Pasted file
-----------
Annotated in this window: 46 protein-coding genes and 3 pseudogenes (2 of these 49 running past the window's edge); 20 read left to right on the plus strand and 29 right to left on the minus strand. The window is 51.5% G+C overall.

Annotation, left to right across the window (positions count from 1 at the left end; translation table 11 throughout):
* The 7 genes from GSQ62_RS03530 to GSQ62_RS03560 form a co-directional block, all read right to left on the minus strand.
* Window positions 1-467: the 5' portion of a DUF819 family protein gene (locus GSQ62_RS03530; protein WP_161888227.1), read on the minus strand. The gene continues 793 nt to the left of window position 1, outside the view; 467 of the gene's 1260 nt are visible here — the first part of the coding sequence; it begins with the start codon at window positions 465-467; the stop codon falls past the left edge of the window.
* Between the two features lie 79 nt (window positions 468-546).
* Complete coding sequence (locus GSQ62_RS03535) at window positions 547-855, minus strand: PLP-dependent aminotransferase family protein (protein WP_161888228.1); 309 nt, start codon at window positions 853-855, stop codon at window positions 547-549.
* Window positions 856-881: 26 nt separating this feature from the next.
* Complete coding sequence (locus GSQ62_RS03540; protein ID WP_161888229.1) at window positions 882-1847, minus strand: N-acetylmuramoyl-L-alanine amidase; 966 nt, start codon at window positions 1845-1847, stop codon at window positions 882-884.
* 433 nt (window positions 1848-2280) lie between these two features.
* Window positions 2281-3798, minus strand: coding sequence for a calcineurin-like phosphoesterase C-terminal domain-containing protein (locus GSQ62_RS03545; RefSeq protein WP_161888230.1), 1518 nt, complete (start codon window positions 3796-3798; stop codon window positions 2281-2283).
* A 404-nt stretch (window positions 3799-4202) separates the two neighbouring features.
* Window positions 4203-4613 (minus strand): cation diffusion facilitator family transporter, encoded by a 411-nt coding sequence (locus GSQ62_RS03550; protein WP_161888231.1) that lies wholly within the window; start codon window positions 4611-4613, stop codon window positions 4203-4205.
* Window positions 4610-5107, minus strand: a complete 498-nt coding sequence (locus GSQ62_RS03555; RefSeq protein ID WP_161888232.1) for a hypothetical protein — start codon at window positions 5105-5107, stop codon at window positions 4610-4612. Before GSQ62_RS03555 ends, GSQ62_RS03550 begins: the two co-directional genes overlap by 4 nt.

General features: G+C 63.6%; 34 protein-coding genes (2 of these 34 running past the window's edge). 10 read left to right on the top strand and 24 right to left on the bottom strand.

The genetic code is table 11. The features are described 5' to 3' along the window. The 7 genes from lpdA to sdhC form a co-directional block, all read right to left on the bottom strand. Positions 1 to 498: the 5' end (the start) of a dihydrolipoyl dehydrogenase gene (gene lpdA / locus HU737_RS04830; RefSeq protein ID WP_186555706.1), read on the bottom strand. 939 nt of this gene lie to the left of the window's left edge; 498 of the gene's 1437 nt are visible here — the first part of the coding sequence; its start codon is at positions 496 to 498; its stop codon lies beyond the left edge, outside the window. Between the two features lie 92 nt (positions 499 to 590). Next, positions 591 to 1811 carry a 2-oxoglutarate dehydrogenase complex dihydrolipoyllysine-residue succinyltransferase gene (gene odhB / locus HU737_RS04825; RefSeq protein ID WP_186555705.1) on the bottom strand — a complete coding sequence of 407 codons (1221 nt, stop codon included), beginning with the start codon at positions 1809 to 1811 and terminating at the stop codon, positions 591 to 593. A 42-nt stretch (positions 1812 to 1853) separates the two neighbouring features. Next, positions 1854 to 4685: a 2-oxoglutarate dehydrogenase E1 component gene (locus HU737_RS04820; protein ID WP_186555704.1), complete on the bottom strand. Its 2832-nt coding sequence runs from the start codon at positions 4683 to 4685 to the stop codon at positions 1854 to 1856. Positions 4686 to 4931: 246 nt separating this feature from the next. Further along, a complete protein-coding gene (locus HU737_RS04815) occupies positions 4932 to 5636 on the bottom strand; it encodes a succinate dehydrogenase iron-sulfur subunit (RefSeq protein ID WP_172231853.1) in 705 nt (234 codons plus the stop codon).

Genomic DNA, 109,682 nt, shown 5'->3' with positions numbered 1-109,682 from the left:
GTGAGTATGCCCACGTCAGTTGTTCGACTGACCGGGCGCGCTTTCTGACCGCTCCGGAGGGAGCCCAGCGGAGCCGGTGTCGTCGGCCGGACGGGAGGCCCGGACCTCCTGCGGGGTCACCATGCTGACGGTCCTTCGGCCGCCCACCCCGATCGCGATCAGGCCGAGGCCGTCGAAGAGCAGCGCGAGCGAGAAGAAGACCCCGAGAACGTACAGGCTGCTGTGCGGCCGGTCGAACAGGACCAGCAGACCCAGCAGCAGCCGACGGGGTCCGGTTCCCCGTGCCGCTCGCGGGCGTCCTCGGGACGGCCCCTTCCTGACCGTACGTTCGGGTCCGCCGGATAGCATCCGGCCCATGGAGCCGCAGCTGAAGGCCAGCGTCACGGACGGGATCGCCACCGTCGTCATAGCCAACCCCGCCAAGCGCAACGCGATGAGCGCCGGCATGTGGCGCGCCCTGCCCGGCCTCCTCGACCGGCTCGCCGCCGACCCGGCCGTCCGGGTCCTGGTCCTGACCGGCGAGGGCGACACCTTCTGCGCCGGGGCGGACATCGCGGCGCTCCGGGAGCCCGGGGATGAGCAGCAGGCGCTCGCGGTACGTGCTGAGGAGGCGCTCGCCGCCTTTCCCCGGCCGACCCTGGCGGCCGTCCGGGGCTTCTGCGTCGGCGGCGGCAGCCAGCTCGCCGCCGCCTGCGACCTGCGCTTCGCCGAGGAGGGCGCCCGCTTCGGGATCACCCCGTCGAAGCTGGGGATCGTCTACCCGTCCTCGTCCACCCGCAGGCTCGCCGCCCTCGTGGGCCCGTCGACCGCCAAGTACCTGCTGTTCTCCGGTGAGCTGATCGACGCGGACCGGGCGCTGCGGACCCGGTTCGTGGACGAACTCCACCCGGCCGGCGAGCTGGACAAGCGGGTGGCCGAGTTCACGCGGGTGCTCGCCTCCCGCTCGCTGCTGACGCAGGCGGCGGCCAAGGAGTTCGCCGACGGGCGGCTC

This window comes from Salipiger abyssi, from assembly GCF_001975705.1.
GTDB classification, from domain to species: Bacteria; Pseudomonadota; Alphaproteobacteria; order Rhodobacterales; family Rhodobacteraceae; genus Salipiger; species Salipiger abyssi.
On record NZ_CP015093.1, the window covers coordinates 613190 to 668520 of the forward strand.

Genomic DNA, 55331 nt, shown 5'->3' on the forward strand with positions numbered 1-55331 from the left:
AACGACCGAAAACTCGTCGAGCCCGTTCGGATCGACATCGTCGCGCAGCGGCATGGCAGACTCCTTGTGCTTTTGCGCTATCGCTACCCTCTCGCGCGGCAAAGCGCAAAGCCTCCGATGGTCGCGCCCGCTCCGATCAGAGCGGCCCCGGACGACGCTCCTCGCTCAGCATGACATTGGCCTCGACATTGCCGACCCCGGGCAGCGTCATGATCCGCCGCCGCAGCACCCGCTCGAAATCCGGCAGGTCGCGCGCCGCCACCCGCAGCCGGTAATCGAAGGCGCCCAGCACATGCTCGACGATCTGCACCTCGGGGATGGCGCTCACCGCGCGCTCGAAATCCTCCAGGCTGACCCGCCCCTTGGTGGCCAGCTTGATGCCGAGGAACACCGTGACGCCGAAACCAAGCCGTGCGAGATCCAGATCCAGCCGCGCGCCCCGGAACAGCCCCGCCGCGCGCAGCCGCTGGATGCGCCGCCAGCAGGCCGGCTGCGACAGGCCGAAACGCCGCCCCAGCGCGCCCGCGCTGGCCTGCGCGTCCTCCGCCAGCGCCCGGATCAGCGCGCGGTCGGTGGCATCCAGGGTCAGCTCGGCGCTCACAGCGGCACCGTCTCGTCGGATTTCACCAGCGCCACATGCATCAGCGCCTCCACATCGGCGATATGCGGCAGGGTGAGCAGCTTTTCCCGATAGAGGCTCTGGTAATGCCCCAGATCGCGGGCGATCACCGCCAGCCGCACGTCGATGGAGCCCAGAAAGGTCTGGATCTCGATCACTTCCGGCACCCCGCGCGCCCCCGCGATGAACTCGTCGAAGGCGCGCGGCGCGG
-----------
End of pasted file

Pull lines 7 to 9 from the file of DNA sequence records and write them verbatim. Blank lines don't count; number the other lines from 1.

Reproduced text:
* Window positions 856-881: 26 nt separating this feature from the next.
* Complete coding sequence (locus GSQ62_RS03540; protein ID WP_161888229.1) at window positions 882-1847, minus strand: N-acetylmuramoyl-L-alanine amidase; 966 nt, start codon at window positions 1845-1847, stop codon at window positions 882-884.
* 433 nt (window positions 1848-2280) lie between these two features.